This Week in Princeton History for September 11-17

In this week’s installment of our ongoing series bringing you the history of Princeton University and its faculty, students, and alumni, books move to Firestone Library, the academic calendar shifts to make room for reading week, and more.

September 11, 1948—The transfer of 800,000 books from East Pyne Hall to Firestone Library, a process that has taken a total of 10 weeks, successfully finishes today.

Students move books from Chancellor Green to Firestone Library, 1948. Historical Photograph Collection, Campus Life Series (AC112), Box MP04, Image No. 59.

September 13, 2003—Princeton dedicates a memorial garden for alumni who died in the September 11, 2001 terrorist attacks.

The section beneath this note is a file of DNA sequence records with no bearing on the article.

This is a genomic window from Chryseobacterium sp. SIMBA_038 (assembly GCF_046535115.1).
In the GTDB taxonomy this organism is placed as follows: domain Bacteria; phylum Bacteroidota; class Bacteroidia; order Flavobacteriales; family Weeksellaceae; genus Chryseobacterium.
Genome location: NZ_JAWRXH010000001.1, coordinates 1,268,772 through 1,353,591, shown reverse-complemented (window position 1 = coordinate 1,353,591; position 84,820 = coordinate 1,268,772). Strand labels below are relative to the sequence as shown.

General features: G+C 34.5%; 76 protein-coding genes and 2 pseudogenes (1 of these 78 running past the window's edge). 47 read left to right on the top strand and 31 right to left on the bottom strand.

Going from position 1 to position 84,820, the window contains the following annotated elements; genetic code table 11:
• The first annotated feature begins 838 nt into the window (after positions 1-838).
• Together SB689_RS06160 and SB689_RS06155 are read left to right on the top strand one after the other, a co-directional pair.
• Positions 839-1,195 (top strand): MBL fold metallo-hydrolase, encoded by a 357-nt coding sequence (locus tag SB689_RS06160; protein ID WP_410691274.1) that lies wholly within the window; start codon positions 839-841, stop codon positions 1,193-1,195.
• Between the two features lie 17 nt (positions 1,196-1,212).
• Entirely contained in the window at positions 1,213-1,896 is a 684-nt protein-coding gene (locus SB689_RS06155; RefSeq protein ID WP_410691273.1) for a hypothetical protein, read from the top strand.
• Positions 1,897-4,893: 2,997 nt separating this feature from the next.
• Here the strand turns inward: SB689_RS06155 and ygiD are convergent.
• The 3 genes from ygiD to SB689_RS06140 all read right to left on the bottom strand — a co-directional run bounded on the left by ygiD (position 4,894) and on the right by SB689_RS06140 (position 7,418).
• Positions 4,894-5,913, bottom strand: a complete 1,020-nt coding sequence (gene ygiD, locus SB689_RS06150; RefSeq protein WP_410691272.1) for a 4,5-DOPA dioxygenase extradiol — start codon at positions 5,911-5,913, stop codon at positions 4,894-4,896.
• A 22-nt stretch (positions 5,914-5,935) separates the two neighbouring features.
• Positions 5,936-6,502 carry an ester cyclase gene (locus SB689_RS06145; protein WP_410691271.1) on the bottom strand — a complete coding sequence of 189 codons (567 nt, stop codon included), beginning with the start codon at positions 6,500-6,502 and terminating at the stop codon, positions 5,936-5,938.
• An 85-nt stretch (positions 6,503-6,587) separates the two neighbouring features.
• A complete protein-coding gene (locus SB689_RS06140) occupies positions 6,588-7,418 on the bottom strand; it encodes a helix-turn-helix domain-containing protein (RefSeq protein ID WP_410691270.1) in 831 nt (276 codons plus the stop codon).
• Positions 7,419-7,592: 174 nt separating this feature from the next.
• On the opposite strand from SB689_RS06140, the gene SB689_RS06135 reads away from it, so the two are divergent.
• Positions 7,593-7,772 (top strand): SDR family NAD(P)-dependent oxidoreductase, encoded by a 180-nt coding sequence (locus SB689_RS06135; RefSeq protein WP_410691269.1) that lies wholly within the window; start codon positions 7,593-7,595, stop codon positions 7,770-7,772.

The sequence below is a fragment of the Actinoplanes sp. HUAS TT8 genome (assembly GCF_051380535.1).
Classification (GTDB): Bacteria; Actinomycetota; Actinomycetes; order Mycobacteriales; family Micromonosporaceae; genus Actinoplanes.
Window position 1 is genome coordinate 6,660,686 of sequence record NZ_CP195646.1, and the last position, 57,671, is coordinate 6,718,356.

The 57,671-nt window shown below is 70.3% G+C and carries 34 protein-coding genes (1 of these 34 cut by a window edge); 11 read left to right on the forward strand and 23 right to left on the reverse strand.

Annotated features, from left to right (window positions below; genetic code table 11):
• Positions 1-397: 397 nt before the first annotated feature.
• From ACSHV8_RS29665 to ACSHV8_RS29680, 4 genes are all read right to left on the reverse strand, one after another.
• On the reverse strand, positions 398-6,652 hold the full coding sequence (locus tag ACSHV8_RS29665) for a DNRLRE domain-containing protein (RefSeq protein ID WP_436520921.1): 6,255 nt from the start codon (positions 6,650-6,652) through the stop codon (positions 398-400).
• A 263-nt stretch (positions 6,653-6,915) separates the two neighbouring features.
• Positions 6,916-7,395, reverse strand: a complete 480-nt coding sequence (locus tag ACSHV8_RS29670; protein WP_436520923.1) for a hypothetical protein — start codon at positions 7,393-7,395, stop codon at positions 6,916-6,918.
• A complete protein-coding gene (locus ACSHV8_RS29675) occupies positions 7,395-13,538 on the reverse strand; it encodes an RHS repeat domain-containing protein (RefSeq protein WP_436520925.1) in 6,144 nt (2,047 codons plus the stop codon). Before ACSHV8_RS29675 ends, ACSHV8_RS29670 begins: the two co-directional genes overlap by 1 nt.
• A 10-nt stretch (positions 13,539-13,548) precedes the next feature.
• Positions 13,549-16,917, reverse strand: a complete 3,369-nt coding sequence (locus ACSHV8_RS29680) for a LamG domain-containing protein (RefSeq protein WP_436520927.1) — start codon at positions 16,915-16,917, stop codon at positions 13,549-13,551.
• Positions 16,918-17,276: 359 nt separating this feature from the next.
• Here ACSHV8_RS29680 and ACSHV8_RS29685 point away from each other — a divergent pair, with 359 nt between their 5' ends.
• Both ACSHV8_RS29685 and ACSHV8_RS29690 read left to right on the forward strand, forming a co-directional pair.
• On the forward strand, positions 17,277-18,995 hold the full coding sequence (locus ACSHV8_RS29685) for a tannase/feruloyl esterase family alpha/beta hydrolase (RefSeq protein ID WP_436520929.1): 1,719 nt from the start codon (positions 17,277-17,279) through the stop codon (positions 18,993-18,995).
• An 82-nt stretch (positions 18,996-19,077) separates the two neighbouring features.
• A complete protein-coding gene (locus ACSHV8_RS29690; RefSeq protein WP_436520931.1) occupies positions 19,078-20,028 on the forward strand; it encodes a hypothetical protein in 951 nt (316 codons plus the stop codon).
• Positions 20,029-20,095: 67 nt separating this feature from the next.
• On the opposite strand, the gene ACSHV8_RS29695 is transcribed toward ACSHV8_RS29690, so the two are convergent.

Photo from Daily Princetonian.

September 14, 1964—Thomas R. Reid III ’66 appears on the game show To Tell the Truth with the story of how he and his friends created a fake student who was admitted to Princeton University. (For more on the fictitious Joseph David Oznot ’68, see our previous blog on “Imaginary Princetonians”.)

September 16, 1939—Princeton University opens today, a full 9 days earlier than under the previous schedule, to make room for a “reading week” prior to the semester’s final exams and “aid in forming maturity of judgment.”

For last week’s installment in this series, click here.

Fact check: We always strive for accuracy, but if you believe you see an error, please contact us.

One thought on “This Week in Princeton History for September 11-17

  1. Pingback: This Week in Princeton History for September 18-24 | Mudd Manuscript Library Blog

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